The Morrison Government’s Biomedical Translation Fund (BTF) is investing $20 million in Australian biotech start-up George Medicines to develop new medications for the prevention of heart attacks and strokes, as well as treatments for a range of chronic conditions such as high blood pressure, hypertension and diabetes.
The funding comprises $10 million from the Government and $10 million from venture capital company, Brandon Capital.
Minister for Health, Greg Hunt, said this announcement was another example of the Government’s commitment to medical research.
“Sadly, just under half of Australians had one or more chronic conditions in 2017-18. That’s why it’s so important the Government invests in vital research to treat these conditions,” Minister Hunt said.
“Once developed, it is hoped these new medications will be more effective, reducing the number of pills patients are required to take.
“This will mean fewer side effects and increased likelihood of patients taking their pills as prescribed.”
George Health Enterprises, the commercial arm of The George Institute for Global Health, with support from BUPA Innovations and Federation Asset Management, will also invest $20 million of its own capital in the company, bringing the total investment to $40 million.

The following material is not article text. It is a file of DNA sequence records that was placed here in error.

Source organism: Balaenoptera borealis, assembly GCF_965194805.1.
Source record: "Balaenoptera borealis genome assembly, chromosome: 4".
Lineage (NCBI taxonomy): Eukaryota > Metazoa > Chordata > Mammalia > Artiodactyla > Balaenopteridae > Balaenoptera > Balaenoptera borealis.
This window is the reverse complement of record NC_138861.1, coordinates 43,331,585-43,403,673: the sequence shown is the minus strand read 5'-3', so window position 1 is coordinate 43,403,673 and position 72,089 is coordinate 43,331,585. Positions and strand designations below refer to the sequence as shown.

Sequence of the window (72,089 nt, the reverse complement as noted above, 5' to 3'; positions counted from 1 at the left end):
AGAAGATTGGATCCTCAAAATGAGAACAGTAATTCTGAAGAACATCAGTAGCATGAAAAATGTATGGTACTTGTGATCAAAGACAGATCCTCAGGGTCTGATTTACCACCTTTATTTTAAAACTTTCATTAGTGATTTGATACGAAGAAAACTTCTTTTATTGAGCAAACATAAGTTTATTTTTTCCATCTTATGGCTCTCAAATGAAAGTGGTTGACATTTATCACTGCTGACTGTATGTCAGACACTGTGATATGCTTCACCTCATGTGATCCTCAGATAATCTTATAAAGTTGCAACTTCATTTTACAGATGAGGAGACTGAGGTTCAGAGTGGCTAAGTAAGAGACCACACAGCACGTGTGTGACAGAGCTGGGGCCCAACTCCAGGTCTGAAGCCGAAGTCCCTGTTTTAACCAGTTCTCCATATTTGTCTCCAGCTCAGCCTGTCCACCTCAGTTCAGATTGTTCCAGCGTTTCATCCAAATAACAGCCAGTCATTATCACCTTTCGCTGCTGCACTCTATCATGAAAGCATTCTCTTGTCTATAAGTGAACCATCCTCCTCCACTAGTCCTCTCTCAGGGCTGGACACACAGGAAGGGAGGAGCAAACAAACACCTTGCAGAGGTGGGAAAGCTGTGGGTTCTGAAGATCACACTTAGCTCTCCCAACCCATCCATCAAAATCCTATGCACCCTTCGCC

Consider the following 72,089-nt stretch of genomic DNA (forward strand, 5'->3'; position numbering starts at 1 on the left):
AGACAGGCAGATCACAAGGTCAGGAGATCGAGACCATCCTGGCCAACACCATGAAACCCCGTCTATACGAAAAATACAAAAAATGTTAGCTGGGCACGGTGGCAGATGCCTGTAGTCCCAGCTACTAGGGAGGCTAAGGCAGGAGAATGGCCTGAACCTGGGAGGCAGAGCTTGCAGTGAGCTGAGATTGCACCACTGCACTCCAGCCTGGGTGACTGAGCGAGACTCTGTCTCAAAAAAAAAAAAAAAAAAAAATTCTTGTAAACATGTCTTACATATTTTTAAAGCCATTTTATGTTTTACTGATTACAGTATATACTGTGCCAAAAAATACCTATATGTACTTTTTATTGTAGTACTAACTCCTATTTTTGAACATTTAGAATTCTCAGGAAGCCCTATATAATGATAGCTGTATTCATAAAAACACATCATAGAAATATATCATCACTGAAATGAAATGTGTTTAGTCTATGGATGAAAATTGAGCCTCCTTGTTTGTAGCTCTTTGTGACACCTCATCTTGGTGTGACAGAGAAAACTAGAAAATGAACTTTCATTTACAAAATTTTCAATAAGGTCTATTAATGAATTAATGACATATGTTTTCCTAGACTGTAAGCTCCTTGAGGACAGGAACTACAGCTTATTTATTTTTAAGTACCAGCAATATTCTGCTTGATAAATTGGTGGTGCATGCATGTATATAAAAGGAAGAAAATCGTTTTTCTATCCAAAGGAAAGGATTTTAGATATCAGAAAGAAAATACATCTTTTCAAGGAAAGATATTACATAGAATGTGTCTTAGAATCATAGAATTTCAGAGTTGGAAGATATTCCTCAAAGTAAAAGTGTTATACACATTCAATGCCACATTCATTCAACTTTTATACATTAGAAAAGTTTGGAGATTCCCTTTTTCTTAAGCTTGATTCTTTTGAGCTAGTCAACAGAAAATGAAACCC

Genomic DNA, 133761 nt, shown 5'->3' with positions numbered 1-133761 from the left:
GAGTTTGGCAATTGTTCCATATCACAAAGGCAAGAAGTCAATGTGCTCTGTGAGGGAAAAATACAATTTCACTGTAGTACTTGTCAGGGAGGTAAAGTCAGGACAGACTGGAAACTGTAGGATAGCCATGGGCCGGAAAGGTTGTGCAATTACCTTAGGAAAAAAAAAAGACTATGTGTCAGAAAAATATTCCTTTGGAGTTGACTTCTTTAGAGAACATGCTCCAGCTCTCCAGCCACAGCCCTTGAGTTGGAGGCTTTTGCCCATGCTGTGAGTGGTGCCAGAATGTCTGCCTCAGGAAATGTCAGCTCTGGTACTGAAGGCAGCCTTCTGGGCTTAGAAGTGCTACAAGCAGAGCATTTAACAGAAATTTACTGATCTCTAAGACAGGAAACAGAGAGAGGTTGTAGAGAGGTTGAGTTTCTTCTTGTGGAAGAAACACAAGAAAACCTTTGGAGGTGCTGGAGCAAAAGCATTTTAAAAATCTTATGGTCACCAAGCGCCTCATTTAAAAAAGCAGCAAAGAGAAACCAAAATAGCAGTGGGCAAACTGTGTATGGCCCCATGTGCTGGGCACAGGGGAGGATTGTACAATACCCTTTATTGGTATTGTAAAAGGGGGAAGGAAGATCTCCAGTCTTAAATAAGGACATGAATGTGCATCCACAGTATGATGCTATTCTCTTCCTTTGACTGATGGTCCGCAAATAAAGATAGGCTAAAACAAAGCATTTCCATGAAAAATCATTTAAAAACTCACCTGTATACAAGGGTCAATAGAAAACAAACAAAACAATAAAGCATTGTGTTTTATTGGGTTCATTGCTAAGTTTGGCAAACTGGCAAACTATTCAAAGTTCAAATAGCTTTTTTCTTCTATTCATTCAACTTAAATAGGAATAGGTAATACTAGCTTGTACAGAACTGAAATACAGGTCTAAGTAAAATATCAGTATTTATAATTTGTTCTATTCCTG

Minister for Industry, Science and Technology, Karen Andrews, said the project promised to deliver important health and economic benefits to Australia.
“The Government’s support for this biotech start-up is another example of our commitment to improving the health and wellbeing of Australians, while supporting Australian business,” Minister Andrews said.
“The BTF fosters both potential breakthroughs in health treatments and business opportunities that will assist Australian companies, boost the economy and create high quality jobs.
“Two patents have already been filed based on research conducted in Australia and abroad.
“The signs are already very good that this will be a significant commercial success, with strong export opportunities.”
The BTF is operated by three private sector fund managers which select promising Australian biomedical ideas for support.